With Manila emerging as a critical element in the Pentagon’s plans to counter China, the United States and the Philippines have reached a deal that will see Washington substantially increase its military footprint in the Southeast Asian country.

Announced Thursday by U.S. Defense Secretary Lloyd Austin and his Philippine counterpart, Carlito Galvez Jr., in Manila, the pact will grant U.S. forces access to four more military sites in the country — in addition to a previously agreed five — providing Washington with a strategic footing on the southeastern edge of the disputed South China Sea.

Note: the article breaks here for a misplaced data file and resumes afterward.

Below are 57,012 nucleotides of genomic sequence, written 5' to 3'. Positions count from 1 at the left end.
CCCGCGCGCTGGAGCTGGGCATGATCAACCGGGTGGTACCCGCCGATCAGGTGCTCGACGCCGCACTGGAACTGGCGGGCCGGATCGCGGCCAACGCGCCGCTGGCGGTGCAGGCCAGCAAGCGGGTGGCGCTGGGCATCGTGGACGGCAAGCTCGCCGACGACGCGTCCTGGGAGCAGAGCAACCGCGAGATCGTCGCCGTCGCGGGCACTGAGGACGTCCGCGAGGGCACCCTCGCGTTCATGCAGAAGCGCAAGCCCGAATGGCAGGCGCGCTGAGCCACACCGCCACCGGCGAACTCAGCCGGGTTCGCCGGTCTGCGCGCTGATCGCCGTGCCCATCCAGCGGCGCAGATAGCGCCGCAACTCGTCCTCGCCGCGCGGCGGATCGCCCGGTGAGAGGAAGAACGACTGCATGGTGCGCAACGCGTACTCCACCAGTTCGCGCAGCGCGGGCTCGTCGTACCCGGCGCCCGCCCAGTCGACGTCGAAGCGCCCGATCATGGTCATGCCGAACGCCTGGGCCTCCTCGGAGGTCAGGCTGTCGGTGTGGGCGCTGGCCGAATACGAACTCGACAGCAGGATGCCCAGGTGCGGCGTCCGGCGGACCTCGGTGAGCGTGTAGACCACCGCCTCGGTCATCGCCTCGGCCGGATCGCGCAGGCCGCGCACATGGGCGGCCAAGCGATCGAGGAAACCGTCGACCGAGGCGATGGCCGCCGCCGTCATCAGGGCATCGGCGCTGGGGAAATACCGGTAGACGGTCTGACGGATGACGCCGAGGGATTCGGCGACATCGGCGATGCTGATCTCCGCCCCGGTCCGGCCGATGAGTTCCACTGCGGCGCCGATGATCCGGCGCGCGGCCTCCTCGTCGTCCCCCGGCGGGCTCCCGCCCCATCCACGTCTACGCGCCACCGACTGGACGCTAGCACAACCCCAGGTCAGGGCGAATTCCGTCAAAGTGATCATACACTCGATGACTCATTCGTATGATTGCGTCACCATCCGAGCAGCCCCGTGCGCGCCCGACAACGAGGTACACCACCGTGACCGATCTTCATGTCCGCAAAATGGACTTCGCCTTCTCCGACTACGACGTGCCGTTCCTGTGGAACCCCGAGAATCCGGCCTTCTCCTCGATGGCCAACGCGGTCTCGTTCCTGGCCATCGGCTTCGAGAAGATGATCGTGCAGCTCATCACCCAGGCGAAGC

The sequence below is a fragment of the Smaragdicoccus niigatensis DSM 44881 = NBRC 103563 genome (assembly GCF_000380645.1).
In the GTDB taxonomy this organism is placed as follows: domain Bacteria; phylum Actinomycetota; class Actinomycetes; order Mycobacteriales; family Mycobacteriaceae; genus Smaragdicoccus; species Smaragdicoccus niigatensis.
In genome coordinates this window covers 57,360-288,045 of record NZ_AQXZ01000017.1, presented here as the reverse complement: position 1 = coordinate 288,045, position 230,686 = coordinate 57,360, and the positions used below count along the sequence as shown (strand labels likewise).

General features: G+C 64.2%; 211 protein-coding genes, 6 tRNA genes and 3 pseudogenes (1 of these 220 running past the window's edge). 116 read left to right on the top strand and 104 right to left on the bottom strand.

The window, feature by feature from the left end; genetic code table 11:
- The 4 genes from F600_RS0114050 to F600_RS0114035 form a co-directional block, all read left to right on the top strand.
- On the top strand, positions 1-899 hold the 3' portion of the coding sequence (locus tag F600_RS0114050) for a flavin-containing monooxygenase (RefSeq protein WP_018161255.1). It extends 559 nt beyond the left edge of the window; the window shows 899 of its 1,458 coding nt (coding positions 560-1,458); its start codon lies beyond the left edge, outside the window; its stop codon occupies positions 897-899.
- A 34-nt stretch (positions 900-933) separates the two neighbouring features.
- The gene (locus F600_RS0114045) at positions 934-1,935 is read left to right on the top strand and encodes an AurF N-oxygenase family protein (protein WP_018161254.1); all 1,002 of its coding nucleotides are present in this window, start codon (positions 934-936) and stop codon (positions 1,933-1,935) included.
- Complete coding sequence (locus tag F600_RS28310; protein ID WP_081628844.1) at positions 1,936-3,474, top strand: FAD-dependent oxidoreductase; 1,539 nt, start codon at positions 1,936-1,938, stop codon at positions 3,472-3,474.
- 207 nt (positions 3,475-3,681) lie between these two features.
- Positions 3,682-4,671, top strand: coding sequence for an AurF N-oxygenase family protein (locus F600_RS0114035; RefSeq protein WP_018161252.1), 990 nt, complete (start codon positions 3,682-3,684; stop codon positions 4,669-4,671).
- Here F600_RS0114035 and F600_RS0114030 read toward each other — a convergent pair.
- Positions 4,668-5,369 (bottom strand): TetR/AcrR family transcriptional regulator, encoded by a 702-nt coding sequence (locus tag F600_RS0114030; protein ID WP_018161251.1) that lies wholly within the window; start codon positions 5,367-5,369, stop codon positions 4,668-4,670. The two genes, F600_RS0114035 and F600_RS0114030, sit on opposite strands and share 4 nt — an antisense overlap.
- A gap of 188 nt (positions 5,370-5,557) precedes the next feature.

The Pentagon did not identify the new sites, saying only that they will be in “strategic areas” of the country. Media reports, however, put most of the new facilities on the main island of Luzon, the closest Philippine landmass to Taiwan, where U.S. forces already have access to two military facilities.